Other morphological processes fall into one of the two types, supporting the typology of nonconcatenative morphology in signed languages. In particular, aspectual modulations belong to the first type, as they are realized in specific ways, while some classifier constructions pattern with the second type, owing to the fact that they can be realized in infinite ways. Moreover, while the first type includes both derivational (numeral incorporation) and inflectional processes (aspect), the second type is restricted to inflectional processes like agreement, which require interaction with gestural space and which thus explain why the second type is unique to signed languages. In the end, we discuss how these two types of nonconcatenative morphology interact with iconcity and grammaticization.
Conference on Psycholinguistics, 'New Trends in Experimental Psycholinguistics', Madrid, September 29-30 2011
We are organizing a conference on psycholinguistics.
The conference will deal with new methods to study language (eye tracking,
reaction times, ERPs, fMRI, visual preference paradigm, genetics).
The conference is intended to cover language processing, language
acquisition or language disorders.
The plenary speakers are Harald Clahsen and Michael Ullman.
Deadline for receipt of abstracts: 11 april 2011

Dates of conference: 29, 30 September 2011

For more information:
CLA '11 Conference, Poland, October 17-19-2011
Computational Linguistics-Applications
Conference - CLA'11
17-19 October 2011
Held in Warszawianka Hotel Wellness & Spa in Jachranka (near Warsaw, Poland)

Conference Goals
The Computational Linguistics – Applications Conference was established in 2008 as the Workshop for its first three editions in response to the fast-paced progress in the area, to create a dialog between researchers and practitioners involved in Computational Linguistics and related areas of Information Technology.

Traditionally, computational linguistics was limited to the scientists specialized in the processing of a natural language by computers. Scientific approaches and practical techniques come from linguistics, computer science, psychology, and mathematics. Nowadays, there is a number of practical applications available. These applications are sometimes developed by smart yet NLP-untrained developers who solve the problems using sophisticated heuristics. CLA aims to be a meeting place for both parties in order to share views and ideas. It will help scientist to better understand real world needs and practitioners not to reinvent the wheel.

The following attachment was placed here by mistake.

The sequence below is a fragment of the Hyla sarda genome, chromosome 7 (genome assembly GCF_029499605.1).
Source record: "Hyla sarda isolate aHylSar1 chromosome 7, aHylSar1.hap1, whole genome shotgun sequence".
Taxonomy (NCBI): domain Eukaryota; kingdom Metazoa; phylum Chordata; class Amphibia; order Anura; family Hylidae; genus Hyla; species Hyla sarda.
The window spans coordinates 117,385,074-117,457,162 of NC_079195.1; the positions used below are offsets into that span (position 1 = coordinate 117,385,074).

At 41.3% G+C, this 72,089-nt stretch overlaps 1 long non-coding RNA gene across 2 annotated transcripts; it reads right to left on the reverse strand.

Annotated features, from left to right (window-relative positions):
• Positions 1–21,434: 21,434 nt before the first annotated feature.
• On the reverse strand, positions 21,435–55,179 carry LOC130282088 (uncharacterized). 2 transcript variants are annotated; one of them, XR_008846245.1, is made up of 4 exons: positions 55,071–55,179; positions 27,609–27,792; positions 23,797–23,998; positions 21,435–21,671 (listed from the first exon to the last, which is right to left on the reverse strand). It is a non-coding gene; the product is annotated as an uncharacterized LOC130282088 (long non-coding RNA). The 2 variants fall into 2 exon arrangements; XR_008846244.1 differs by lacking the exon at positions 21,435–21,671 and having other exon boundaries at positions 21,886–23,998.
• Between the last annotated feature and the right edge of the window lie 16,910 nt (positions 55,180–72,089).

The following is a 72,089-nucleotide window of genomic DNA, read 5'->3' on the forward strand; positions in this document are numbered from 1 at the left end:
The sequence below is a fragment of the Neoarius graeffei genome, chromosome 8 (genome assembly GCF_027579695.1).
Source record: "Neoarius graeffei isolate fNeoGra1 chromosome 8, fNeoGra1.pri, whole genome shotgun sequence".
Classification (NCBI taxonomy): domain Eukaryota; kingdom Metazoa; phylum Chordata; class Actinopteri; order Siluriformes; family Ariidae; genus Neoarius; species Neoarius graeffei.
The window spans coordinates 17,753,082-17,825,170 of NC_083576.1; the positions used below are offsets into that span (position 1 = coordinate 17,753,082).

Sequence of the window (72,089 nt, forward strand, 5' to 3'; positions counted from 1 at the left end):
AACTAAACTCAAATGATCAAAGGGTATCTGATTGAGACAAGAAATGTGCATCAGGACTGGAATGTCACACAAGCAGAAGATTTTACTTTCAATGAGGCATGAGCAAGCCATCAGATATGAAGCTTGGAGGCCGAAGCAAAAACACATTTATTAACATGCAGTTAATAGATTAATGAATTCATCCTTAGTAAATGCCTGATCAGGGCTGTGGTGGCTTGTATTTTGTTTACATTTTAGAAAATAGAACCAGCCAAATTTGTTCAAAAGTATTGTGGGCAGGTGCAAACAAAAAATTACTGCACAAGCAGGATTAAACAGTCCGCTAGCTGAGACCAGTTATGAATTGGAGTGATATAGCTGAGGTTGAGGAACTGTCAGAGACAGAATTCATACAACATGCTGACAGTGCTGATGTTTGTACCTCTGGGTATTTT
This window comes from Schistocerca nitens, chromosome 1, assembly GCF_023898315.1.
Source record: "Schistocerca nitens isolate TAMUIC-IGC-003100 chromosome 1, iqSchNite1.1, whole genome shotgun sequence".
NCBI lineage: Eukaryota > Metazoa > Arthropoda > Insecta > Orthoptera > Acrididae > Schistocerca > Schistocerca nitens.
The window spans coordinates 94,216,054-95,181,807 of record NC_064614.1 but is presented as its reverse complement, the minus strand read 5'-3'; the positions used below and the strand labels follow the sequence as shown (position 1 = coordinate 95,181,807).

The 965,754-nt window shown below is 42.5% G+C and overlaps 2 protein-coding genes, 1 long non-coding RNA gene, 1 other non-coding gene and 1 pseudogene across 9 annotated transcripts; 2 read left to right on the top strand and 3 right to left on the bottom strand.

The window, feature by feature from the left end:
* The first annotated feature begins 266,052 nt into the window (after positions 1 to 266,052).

Computational Linguistics needs to be applied to make the full use of the Internet. There is a definite need for software that can handle unstructured text and information to allow search for information on the web. The priority aim of the research in this area is to enable users to communicate with the computer in their native language.

CLA'11 Conference is a place where the parties meet to exchange views and ideas with a benefit to all involved. The Conference will focus on practical outcome of modeling human language use and the applications needed to improve human-machine interaction.

Draft Program
Monday (October 17, 2011) - Wednesday (October 19, 2011)

Automatic Metatada Generation in an archaeological digital library: semantic annotation of grey literature
Andreas Vlachidis, Ceri Binding, Douglas Tudhope, Keith May

Expanding a Corpus of Closed-World Descriptions by Semantic Unit Selection
Marcus Uneson, Peter Juel Henrichsen

A Graph Based Approach for Identifying Hindi Derivational Variants
Nikhil Kanuparthi, Nithin Dasari, Abhilash Inumella, Dipti Misra Sharma

Infomat -- Text Clustering Visualization Based on the Term-Document-Matrix
Magnus Rosell

A System for Modularly Constructing Efficient Natural Language Processors
Rahmatullah Hafiz, Richard A. Frost

MUSE – A Multilingual Sentence Extractor
Marina Litvak, Slava Kisilevich, Mark Last, Menahem Friedman

Natural Language Understanding for Grading Essay Questions in Persian Language
Iman Mokhtari-Fard

Sentiment Analysis for Hotel Reviews
Walter Kasper, Mihaela Vela

Cross-Language Boosting in Pattern-based Semantic Relation Extraction from Text
Emiliano Giovannetti, Simone Marchi

Automatic Prominence Detection Using Declination Reset Feature in Russian
Nina Volskaya, Daniil Kocharov, Pavel Skrelin

Production of morphological dictionaries of multi-word units using a multipurpose tool
Ranka Stankovi?, Ivan Obradovi?, Cvetana Krstev, Duško Vitas

Improving Predictive Entry of Finnish Text Messages using IRC Logs
Miikka Silfve rberg, Mirka Hyvärinen, Tommi Pirinen

An Automatic Tagger for Diacritizing and Analyzing Arabic Text
Ramy Eskander, Amin Shoukry, Saleh Alshehaby